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FIGURE 26.11 Examples of stiffening girder of modern suspension bridge: (a) Severn Bridge; (b) Tsing Ma Bridge and (c) Akashi Kaikyo Bridge.

FIGURE 26.11 Examples of stiffening girder of modern suspension bridge: (a) Severn Bridge; (b) Tsing Ma Bridge and (c) Akashi Kaikyo Bridge.

bridges, adoption of big fairings on both sides of the cross-section and longitudinal openings on upper and lower decks features the Tsing Ma Bridge in Hong Kong (Figure 26.11b).

Even if the stiffening girder is simply supported, both supports are designed as movable shoes in longspan suspension bridges; that is, the stiffening girder is suspended by tower links at the tower and end links at the abutment. The wind bearings preventing transverse displacement of the girder are installed on the horizontal strut of the tower and on the abutment. When no vertical support is provided at the tower, the lateral support at the tower can be accomplished by applying vertical sliding bearings between the girder and the inner surfaces of the tower shafts as in the case of the Great Belt Bridge.

In many long-span suspension bridges, the stiffening girder is fixed to the main cables at the center of main span by either rigid clamps or diagonal stays, which are called the center tie and the center diagonal stay, respectively. These aim at constraining the asymmetric vibration mode of torsion and the relative longitudinal displacement between the cables and the girder, resulting in the reduction of secondary bending stress in short hangers and the increase of longitudinal restoring force of the girder. In the case of the diagonal stay, it may be proportioned to fail at a certain service limit state.

26.3.4 Stress Ribbon Bridge

Stress ribbon bridges are a kind of earth-anchored suspension bridges (Figure 26.12). The stretched cables are encased in the concrete slab which is used as the bridge deck. As understood from Equation 26.2, the cable tension due to the dead load and prestressing, in addition to bending rigidity of the deck slab, contribute to the stiffness of the entire bridge. Although the sagged form is inevitable in the stress ribbon bridge, the maximum longitudinal slope is limited from the function of the bridge. On the other hand, very large tensile force in the cable is associated with increase of the cost. Therefore, this type of structure has been applied so far to the pedestrian bridges having short or moderate span length, although the structure is efficient, very slender, and elegant. In their design, care should be taken in forming a smooth transition between the slab and the abutments [12].

26.3.5 Erection 26.3.5.1 Towers

The control of erection accuracy in holding verticality is very important in tower construction. Steel towers are erected by using tower cranes and creeper traveler cranes. When open water area is available, floating cranes are sometimes used together. Because very tall and slender steel towers are vulnerable to wind-induced vibrations, in particular during the free standing stage of erection, some damping devices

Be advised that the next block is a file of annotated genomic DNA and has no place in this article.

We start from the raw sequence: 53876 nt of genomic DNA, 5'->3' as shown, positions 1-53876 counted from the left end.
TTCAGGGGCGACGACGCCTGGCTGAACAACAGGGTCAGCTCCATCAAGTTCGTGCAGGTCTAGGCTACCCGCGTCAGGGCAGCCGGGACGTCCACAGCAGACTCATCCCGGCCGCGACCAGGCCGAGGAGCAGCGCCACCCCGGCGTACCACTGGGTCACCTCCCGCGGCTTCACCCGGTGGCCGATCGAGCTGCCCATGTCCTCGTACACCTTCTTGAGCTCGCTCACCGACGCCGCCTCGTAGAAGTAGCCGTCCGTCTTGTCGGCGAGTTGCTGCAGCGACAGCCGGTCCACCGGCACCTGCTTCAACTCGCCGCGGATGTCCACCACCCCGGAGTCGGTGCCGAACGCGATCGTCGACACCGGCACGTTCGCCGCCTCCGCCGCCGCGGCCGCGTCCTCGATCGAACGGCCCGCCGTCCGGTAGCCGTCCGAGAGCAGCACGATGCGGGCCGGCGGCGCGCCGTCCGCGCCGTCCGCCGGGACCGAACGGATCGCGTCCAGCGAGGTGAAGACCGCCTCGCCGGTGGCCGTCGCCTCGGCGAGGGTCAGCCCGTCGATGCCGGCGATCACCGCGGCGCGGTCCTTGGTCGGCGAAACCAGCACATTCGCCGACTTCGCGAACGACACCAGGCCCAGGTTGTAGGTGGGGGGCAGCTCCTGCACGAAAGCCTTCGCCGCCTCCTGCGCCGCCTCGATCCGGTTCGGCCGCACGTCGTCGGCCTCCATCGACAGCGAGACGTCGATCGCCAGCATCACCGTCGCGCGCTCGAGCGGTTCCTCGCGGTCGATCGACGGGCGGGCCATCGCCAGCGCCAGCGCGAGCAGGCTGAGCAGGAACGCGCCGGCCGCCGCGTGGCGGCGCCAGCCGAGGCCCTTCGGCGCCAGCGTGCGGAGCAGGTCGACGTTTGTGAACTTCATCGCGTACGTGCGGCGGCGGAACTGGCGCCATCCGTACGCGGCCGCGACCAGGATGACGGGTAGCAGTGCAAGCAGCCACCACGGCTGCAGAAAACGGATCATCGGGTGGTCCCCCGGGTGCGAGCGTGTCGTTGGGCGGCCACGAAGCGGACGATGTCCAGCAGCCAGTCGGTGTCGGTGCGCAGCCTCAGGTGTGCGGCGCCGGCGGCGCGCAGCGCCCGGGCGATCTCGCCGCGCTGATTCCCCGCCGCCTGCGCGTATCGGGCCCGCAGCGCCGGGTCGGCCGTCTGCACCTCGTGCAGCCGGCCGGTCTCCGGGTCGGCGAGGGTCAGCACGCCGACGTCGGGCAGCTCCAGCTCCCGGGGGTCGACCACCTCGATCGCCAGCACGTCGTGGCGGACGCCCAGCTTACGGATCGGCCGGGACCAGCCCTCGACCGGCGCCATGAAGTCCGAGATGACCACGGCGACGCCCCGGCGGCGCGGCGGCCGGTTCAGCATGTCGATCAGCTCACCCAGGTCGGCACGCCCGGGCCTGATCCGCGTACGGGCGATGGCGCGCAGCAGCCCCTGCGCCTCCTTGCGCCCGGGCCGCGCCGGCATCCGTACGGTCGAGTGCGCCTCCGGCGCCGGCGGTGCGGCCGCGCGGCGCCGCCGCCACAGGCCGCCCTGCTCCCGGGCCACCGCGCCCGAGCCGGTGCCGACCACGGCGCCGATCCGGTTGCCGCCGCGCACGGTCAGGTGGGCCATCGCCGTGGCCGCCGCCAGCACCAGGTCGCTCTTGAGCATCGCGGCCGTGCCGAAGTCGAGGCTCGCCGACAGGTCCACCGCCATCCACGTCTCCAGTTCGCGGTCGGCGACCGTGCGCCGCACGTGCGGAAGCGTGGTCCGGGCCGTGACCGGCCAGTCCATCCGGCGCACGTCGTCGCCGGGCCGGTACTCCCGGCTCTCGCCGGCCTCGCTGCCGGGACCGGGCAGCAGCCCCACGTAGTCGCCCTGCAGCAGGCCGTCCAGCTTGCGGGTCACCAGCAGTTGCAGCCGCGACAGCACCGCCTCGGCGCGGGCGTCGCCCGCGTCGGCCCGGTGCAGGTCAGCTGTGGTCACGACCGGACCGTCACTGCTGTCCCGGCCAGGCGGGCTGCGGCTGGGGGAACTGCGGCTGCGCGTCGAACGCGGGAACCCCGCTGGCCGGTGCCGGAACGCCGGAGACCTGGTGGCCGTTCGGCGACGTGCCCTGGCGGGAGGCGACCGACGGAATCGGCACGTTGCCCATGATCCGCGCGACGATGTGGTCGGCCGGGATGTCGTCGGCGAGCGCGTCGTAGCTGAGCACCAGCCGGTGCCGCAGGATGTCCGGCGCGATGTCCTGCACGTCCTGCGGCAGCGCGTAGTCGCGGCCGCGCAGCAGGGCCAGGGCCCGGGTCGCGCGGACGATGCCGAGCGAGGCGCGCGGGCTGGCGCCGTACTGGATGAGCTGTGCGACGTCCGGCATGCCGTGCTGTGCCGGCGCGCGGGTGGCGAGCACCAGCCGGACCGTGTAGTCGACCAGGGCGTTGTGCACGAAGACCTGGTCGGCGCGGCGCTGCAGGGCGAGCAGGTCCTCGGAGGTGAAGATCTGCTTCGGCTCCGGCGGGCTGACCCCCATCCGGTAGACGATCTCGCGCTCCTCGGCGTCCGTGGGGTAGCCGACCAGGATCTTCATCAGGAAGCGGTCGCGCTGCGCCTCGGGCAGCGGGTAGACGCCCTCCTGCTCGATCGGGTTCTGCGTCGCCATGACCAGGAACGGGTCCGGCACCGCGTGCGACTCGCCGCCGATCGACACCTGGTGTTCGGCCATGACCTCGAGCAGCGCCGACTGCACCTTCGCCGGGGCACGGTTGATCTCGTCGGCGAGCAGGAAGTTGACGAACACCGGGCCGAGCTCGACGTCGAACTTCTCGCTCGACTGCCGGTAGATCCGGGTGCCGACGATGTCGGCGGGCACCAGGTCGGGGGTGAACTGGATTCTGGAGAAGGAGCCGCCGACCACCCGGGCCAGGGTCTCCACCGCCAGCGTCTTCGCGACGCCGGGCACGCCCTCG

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FIGURE 26.12 An example of stress ribbon bridge.

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FIGURE 26.12 An example of stress ribbon bridge.

FIGURE 26.13 Operating principle of aerial spinning. (Source: Honshu-Shikoku Bridge Authority, Technology of the Seto-Ohashi Bridge, Japan, 1989, with permission.)

FIGURE 26.13 Operating principle of aerial spinning. (Source: Honshu-Shikoku Bridge Authority, Technology of the Seto-Ohashi Bridge, Japan, 1989, with permission.)

are often installed. In the case of the Akashi Kaikyo Bridge, a set of tuned mass dampers are left as permanent fixtures inside the shafts. In constructing concrete towers, the towers are slip-formed in a continuous operation, employing self-climbing forms, tower cranes, and concrete-pumping buckets.

26.3.5.2 Main Cables

The erection of parallel-wire main cables of a suspension bridge is executed by either aerial spinning (AS) method or prefabricated strand (PPWS) method. In the former, the total cable section is assembled on site from individual 5 mm wires pulled across an anchorage to the other anchorage over the tower saddles. The conventional sag-control method spans individual wires in free-hang condition and the sag of each wire is individually adjusted to ensure the wires to be of equal length (Figure 26.13). The problem of this method was the sensitiveness of the quality of the cables and the erection period to such site working conditions as wind environment and spinning equipment.

A new method that is called the tension-control method was developed in Japan (Figure 26.14) and has been applied not only to the Japanese bridges but also to the Second Bosporus and Great Belt bridges. Although adjustment of individual strands is still required, the idea of this method is to keep the tension in the wire constant during cable spinning to obtain uniform wire lengths.

On the other hand, the PPWS method was introduced to reduce the labor and the weather sensitivity and consequently to speed up erection work. Although the limitation of this method may lie in the weight of the strand and the size of the reel, it was successfully applied to the world's longest Akashi Kaikyo Bridge, requiring strands with a length of 4000 m and a strand plus reel weight of 95 tons.

Now that the AS and PPWS methods have been improved step by step and experience has been gained, the method undertaken depends on the cost and period of construction at the specific site or area.

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